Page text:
Global (in)security: Course examines political issues relating to weapons of mass destruction, oppression
This article originally appeared in the Spring 2017 issue of Johns Hopkins Arts & Sciences Magazine.
Cyber attacks. Biological weapons. Nuclear war. It's the stuff of big-budget summer blockbusters. It's also the stuff of Global Security Politics, a Johns Hopkins University course that explores the political implications of weapons of mass destruction and oppression.
Taught by Daniel Deudney, an associate professor in the Department of Political Science in the Krieger School of Arts and Sciences, the course examines the tensions between knowledge and ignorance, threats and responses, and security and freedom through the study of weaponry in four major areas: nuclear, space, biological, and cybernetic.
In framing his treatment of these emerging technological threats, Deudney leads the class through the essential lessons of what he calls "republican geopolitics," which examines the ways in which combinations of technologies and geographies indicate what kinds of restraints are necessary to provide security and liberty. The course draws in part from Deudney's 2008 book, Bounding Power: Republican Security Theory from the Polis to the Global Village, and he says its goal is "to understand the contours of weapons of mass destruction and their relationship to international systems and everybody's security.
"Most important is to get students to think beyond the concept of nation state and national security being viable any more."
Take nuclear weapons, for example. Over a series of hour-long lectures, Deudney details the destruction potential in nuclear weapons, security in the nuclear age, and arguments surrounding proliferation and deterrence. A consummate storyteller, Deudney paces back and forth across the stage of JHU's Arellano Theater in his trademark black suit and dark-framed glasses, making meticulous notes on the white boards, which, by the end of class, will resemble a five-panel mural graffitied with text, diagrams, and sketches. As he writes, he points out the degree of uncertainty about the nuclear question.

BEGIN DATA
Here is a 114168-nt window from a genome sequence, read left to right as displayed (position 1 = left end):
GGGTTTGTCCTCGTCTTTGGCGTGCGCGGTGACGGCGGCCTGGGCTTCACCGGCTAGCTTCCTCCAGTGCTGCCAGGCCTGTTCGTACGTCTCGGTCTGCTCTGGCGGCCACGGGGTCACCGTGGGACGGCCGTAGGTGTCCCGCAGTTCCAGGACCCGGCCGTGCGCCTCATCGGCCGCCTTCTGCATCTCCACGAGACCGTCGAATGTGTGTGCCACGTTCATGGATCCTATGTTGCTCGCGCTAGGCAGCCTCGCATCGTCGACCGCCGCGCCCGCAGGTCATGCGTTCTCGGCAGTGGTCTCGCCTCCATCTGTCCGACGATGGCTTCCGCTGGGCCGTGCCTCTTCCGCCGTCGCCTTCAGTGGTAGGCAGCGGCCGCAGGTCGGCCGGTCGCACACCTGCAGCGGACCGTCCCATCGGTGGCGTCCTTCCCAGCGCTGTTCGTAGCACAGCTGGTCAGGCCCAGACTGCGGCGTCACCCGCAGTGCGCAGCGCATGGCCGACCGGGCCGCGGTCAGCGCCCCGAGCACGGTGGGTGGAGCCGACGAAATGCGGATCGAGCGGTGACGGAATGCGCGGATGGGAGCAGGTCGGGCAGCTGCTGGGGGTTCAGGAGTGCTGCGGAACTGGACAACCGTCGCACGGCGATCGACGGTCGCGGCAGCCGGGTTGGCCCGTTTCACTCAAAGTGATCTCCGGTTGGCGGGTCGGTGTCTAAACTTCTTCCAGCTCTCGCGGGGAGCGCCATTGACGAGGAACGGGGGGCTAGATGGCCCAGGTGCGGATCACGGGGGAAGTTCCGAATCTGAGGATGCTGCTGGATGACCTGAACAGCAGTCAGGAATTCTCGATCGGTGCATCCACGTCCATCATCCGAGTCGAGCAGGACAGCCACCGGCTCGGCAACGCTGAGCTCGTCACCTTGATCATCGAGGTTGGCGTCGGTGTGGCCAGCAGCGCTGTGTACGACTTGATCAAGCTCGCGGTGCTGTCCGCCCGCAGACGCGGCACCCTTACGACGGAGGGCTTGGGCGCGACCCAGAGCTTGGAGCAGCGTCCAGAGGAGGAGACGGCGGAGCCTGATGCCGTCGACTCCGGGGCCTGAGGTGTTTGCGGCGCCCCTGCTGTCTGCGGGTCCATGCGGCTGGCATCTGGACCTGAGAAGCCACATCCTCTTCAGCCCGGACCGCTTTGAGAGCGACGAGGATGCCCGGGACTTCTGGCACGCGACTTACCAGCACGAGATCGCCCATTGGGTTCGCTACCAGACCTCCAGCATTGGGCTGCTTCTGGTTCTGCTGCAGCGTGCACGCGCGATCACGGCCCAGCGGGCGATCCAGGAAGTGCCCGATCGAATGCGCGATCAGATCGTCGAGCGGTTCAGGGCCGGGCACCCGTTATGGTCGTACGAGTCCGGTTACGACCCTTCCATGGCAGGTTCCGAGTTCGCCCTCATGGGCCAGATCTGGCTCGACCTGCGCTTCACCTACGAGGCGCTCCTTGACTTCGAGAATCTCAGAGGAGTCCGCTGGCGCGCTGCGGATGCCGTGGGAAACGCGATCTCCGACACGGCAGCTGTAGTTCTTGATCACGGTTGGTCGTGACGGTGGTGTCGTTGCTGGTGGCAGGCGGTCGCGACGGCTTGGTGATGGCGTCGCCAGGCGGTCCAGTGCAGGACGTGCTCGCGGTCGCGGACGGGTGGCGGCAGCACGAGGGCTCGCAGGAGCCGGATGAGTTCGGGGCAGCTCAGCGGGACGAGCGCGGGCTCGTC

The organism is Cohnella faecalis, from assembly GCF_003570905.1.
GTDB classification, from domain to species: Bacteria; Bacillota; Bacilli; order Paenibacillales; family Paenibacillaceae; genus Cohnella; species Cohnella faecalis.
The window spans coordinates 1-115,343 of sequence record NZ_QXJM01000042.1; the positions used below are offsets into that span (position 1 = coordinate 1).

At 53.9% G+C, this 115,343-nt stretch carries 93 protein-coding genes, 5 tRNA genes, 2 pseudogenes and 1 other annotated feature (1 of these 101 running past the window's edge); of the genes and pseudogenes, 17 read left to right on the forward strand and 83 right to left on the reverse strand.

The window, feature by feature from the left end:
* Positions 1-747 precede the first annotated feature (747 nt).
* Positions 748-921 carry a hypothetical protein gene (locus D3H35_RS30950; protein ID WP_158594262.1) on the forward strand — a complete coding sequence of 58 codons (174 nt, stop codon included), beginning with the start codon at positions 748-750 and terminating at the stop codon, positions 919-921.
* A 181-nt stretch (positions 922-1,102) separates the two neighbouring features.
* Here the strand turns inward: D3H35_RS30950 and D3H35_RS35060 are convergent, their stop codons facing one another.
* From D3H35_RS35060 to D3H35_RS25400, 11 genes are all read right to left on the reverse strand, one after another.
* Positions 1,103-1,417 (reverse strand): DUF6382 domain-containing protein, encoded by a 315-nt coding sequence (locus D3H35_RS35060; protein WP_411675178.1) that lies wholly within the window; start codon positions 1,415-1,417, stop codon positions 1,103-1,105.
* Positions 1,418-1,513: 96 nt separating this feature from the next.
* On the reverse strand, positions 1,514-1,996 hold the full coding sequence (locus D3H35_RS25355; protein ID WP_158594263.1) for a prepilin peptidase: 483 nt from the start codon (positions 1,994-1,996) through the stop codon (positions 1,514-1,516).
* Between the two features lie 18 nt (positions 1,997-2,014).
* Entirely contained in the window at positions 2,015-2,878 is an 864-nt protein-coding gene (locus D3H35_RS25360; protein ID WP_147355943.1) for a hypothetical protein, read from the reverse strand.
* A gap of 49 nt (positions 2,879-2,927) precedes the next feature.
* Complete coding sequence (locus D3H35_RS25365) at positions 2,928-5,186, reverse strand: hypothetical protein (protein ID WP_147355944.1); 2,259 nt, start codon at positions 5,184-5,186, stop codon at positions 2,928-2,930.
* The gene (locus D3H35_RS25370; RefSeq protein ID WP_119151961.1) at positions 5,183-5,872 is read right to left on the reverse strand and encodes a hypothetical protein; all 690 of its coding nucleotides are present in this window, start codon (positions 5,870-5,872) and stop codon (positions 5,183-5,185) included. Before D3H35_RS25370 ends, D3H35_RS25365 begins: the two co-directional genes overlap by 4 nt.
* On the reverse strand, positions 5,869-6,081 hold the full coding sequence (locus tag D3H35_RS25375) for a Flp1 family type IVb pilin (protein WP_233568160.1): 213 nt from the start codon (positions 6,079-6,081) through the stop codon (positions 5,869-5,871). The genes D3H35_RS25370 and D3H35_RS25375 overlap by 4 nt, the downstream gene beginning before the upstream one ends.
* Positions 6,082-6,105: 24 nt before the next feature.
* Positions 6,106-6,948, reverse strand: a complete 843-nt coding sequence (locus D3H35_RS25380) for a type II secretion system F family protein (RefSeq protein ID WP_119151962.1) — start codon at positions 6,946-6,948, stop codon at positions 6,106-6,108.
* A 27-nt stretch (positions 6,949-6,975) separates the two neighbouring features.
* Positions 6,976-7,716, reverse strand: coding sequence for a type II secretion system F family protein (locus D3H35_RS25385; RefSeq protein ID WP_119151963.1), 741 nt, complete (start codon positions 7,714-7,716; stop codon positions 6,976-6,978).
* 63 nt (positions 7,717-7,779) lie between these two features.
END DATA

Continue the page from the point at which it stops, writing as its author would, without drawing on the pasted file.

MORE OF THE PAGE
"When we come to the question of what is the probability of nuclear war," he explains to the 100 or so students attending the lecture, "we have no basis to really answer that question. Or the question of what we should do and what is necessary to prevent this cataclysm from happening.
"The most important questions we can't answer in any empirical way," he says.
Each time he teaches Global Security Politics, Deudney says, the syllabus content evolves—particularly in the cyber module, where change is constant. But he hopes that students will come away from class with an understanding of their own responsibility for what happens in the world.
"The biggest enemy is intellectual complacency," he explains, "the idea that things are good and going to stay that way."
Although the focus of the course is the present and future, Deudney's approach stands on an often unfashionable view of the past. The security problem, he explains, is not simply from the prospect that the "cornucopia of double-edged swords" produced by modern science and technology will be employed for mass destruction, but also that the measures needed to regulate new technologies will lead to oppressive totalitarian government—a prospect the internet makes all too possible.
"We forget," he says, "how historically rare and precarious political liberty and security were prior to the founding and success of the United States of America," and we must prepare ourselves for a "future that will require the same combination of luck, sacrifice, and daring innovation" that made our republic possible.
At the end of his lecture, as Deudney gathers his notes, a student approaches and admits with a mixture of appreciation and awe, "This is the only class that makes me scared."
"If you're not scared," replies his professor matter-of-factly, "you're uninformed."